Let’s get this out of the way: The CD-i games aren’t good. Even if you’ve only seen gameplay footage, one can quickly make an inference that they’re not good. It’s very easy for us to quickly point out all of the bad things in these games, and this has been a recurring trend in the Zelda community.
Recently, I watched a playthrough of both The Wand of Gamelon and The Faces of Evil. This was mostly out of curiosity, as I wanted to see for myself. While they certainly didn’t look appealing, there was one good thing about them I noticed that a lot of folks don’t talk about. Today, I’d like to talk about what I think is good about the CD-i games: the music.
Do I think the CD-i games have, or even come close to having, the best music in the Zelda series? Not even remotely. What I can say, however, is that for what the music is, it’s quite solid. The music tracks may not always match the theme of the level they are used in, given how impressively upbeat they are — but listening to them without the context of the gameplay, they can be surprisingly good.
Of course, it’s a little easier to say this when the rest of the package isn’t that great to begin with, but even then I think that the music stands pretty well on its own. I’ll give you an example.
The “Sakado Graveyard Theme” is relatively short but dang if it isn’t super funky. Not your typical Zelda fare by any stretch, but this is the kind of song I can see getting stuck in my head quite frequently. It was a good enough song to where I wanted to write this article you’re reading right now, and I think that speaks volumes (musical pun very much intended).
It has a solid beat, it doesn’t grate on the ears, and it even has a very slight, spooky tone to it too while being awfully happy for a graveyard theme. It’s a ludicrous song, but the game itself is ludicrous and I think that only adds to the charm. The only thing it really has going against it is that it’s not that long, which is not even a huge deal since it’s supposed to loop anyway.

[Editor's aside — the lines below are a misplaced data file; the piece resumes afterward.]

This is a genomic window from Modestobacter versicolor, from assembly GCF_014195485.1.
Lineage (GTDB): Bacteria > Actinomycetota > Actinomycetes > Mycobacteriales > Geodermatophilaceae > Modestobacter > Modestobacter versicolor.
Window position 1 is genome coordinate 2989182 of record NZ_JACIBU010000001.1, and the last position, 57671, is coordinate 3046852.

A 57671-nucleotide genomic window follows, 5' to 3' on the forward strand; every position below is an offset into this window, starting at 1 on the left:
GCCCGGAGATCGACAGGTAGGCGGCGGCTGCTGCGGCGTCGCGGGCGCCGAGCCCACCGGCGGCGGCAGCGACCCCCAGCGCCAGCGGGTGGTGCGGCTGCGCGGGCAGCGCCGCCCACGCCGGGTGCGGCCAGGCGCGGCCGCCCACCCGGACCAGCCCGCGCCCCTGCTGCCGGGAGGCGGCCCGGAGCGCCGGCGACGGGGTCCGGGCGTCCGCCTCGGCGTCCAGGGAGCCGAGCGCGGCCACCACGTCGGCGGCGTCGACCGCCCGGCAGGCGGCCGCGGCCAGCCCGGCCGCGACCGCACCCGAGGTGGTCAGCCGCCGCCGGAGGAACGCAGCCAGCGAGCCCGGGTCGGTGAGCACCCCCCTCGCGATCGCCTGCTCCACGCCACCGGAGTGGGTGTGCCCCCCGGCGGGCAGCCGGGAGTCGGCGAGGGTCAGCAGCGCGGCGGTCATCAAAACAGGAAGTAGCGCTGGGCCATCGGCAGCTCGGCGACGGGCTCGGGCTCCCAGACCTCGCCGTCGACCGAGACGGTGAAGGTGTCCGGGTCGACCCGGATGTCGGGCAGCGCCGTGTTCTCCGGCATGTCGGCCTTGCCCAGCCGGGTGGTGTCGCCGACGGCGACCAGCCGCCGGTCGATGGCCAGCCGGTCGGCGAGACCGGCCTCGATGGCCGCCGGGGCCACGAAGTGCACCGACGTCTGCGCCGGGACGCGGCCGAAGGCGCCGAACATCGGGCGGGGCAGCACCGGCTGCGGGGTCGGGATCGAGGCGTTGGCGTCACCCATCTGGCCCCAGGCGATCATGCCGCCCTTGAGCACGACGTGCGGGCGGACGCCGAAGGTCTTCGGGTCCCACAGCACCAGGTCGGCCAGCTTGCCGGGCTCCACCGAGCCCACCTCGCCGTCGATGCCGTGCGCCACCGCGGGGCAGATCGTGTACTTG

Another example I’d like to bring attention to is “Shutoy Lake – The Red Tower”. Like the previous song, it has a good amount of funk going for it too and it’s unabashedly ’90s. Tony Trippi, the composer of the game, did quite a good job at making a catchy, very ’90s song as you ascend this treacherous tower (treacherous if only because of hitboxes and awkward jump mechanics). The song feels a bit hectic and yet somewhat adventurous, which conveys climbing a dangerous tower very well, with that good old funky sound going for it. Sure, you might be screaming at your television in frustration and cursing every single person who made the game, but at least you’d be doing it to some solid tunes!
I’ve always been the kind of person to point out the positive elements in things as critically panned as the CD-i games, always striving to find a solid balance between good and bad. If something is inherently bad, the positives stick out a bit more to me than usual. While I was watching the aforementioned playthrough, the soundtrack to these games most certainly stood out and I was somewhat bummed that no one really talked about how the music was actually pretty decent. Again, it’s most definitely not my favorite soundtrack by any means, but I think it’s pretty good and something worth pointing out despite all the negativity and criticism that surrounds these titles.
And hey, if nothing else, imagine a graveyard where a bunch of Gibdos and ReDeads appear, Link leading them with the “Thriller” dance as the Sakado Graveyard music plays. Can you imagine anything better than that? I certainly can’t.